Travelers (NYSE:TRV) had a stellar first quarter, beating on both lines and raising the dividend by 12%. Shares rallied 3.75% on the announcement and closed at $61.70. Pricing has been an important issue for the industry, which is arguably in the process of exiting a year-long soft market in commercial lines. The conference call featured an in depth discussion of retention, a key issue when assessing the effectiveness of price increases.
Insurance is a competitive business. Companies frequently underprice in order to win new accounts and regularly jack up prices on renewal. Retention, the percentage of accounts that accept renewal, is an important metric in this environment.
Word counts can be informative. Checking the transcript of the Q1 2012 earnings conference call, the word "retention" is used 15 times in the presentation, and 33 times in the Q&A.
Travelers' Approach to Pricing
It's easy to say, but hard to implement: Premiums should be commensurate with risk. Access to information can provide a critical advantage. Travelers has paid a great deal of attention to this area, a factor that management believes can improve profitability long-term.
CEO Jay Fishman, from the conference call:
In Business Insurance, we continued to achieve improved pricing. Renewal rate change in the quarter was a positive 8%, up from 6% in the fourth quarter of 2012, while retention remains stable. Importantly we believe that we differentiate ourselves from many in the marketplace by not taking a one-size fits all approach to pricing in our individual underwriting businesses. Each customer's needs, characteristics, geographies, and risk and loss profile is different, and as such each transaction is analyzed and priced separately. In select accounts, analyzing the returns we earn from our insurance industry segment in conjunction with the individual insured characteristics is critical to success.
We continue to leverage what we believe is industry leading data and analytics to help us optimize rate and retention, that is achieving higher retentions on our best customer relationships, while simultaneously identifying the walk-away point for our least profitable relationships. This differentiation is best evidenced by an analysis of rate and retention by historical loss ratio performance that Brian will share with you later. We are very pleased how we're executing in the field, and this analysis summarize and demonstrates the effectiveness of our analytics, and the thoughtful way we're approaching business pricing.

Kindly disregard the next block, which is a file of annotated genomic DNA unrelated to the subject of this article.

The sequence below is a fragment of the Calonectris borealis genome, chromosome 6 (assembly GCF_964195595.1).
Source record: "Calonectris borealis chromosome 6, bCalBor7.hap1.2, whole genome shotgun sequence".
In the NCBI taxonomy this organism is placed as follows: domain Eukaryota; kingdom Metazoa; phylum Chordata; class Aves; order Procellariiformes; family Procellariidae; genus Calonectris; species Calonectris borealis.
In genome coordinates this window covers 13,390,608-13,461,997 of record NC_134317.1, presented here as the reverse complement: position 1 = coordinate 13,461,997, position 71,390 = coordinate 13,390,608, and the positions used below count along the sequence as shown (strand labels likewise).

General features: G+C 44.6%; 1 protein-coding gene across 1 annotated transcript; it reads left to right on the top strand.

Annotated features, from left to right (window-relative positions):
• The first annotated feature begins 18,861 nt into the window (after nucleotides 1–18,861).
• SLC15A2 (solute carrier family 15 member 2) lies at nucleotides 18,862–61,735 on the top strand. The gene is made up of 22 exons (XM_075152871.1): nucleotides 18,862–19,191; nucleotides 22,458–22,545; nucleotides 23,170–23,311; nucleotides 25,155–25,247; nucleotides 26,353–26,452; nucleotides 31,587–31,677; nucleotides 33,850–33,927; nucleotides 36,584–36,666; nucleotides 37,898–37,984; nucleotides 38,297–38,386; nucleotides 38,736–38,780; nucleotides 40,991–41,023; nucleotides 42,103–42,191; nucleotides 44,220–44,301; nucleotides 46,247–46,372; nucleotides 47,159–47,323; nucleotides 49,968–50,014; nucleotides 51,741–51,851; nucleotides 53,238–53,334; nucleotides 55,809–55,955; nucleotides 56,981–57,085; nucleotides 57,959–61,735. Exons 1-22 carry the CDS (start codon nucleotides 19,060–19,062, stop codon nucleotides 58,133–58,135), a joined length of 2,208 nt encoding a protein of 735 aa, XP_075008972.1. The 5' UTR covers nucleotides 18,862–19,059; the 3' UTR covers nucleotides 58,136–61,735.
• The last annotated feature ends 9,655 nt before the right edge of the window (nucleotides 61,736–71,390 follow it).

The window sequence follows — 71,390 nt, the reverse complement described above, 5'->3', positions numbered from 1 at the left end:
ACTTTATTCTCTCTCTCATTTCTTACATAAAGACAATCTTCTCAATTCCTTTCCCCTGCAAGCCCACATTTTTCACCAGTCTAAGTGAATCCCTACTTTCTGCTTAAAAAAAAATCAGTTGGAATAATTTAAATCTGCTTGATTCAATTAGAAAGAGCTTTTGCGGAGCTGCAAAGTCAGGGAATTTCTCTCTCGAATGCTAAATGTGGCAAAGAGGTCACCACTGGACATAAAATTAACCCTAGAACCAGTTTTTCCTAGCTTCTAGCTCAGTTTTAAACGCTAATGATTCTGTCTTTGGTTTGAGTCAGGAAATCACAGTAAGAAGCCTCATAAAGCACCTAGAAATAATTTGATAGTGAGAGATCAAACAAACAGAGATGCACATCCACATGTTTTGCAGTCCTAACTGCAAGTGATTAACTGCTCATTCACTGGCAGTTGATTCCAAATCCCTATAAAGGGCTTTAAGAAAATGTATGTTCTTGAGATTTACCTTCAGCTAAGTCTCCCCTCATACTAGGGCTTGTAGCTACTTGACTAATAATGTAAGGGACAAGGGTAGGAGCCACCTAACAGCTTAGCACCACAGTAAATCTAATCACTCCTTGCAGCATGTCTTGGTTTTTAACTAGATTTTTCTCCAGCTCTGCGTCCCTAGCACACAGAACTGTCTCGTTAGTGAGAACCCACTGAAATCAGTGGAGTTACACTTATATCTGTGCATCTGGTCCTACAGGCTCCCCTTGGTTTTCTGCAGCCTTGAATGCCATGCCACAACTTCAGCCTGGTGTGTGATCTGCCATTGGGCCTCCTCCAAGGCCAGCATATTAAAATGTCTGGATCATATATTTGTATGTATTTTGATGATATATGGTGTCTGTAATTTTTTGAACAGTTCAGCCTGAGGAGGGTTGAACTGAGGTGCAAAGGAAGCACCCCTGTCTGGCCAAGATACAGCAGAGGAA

Obviously the company has committed substantial thought and resources to handling these issues in a systematic and quantifiable way.
During the Q&A, Fishman gets down to the real nitty-gritty of the balance between rate and retention:
Yeah, actually it's a very good question, and it really gets to the core of how we execute in the marketplace. First, in its most simplistic form, and you all are knowledgeable enough about our industry to understand it, if you get a point of rate, 85% of that, I'm taking 15 points of commissions and taxes, the direct cost, if you will, fall right to the pre-tax line. So a point of rate is really quite powerful from a profitability standpoint. Now a point of retention has dramatically lower impact on profitability because you have all the loss costs associated with it. So you have the variable costs that goes out, but you also have the direct loss costs that goes with it. So it's quite easy to say that a point of rate is worth a multiple (emphasis mine), five times, and I'm guessing at that number sitting here this morning but five times a point of retention (emphasis mine). Now that theory is good until your last account (emphasis mine). At some point it breaks down, but as we sit here looking at it, a point of rate on the margin versus a point of retention, that's a really easy call, as long as we're being thoughtful about how it's executed.
The point is, Travelers is doing a good job managing the issue, communicating it to agents and employees, and bringing resources in the form of accurate information to the table.
Insurance is a cyclical business. Travelers has done a lot of buybacks, reducing share counts 9.9% per year for the past five years. As a way of getting at normalized earnings, five-year average EPS, adjusted for buybacks, may provide some insight. Here's a snippet from my spreadsheet:
Based on this analysis, normalized earnings are about $8 per share. Applying a multiple of 9, a fair value and target price of $72 emerges. The low multiple is justified by the fact that much of the value creation process has relied on buying back shares at a discount, an opportunity that is unlikely to continue indefinitely.
Strategy and Tactics
At today's prices, an investor has a realistic expectation of receiving the dividend, currently yielding 2.98%, and eventual share price appreciation. Investors who have opinions on the short-term direction of either the market or this individual stock will want to gauge their entry points accordingly.
The stock is optionable, to include LEAPS, and I've had good results with a diagonal call spread strategy, long distant expiration deep in the money calls, and short out of the money calls with shorter durations. My current position is long vertical call spreads: April 45/55, July 50/60, October 60/65, and January 2013 45/60.
Disclosure: I am long TRV.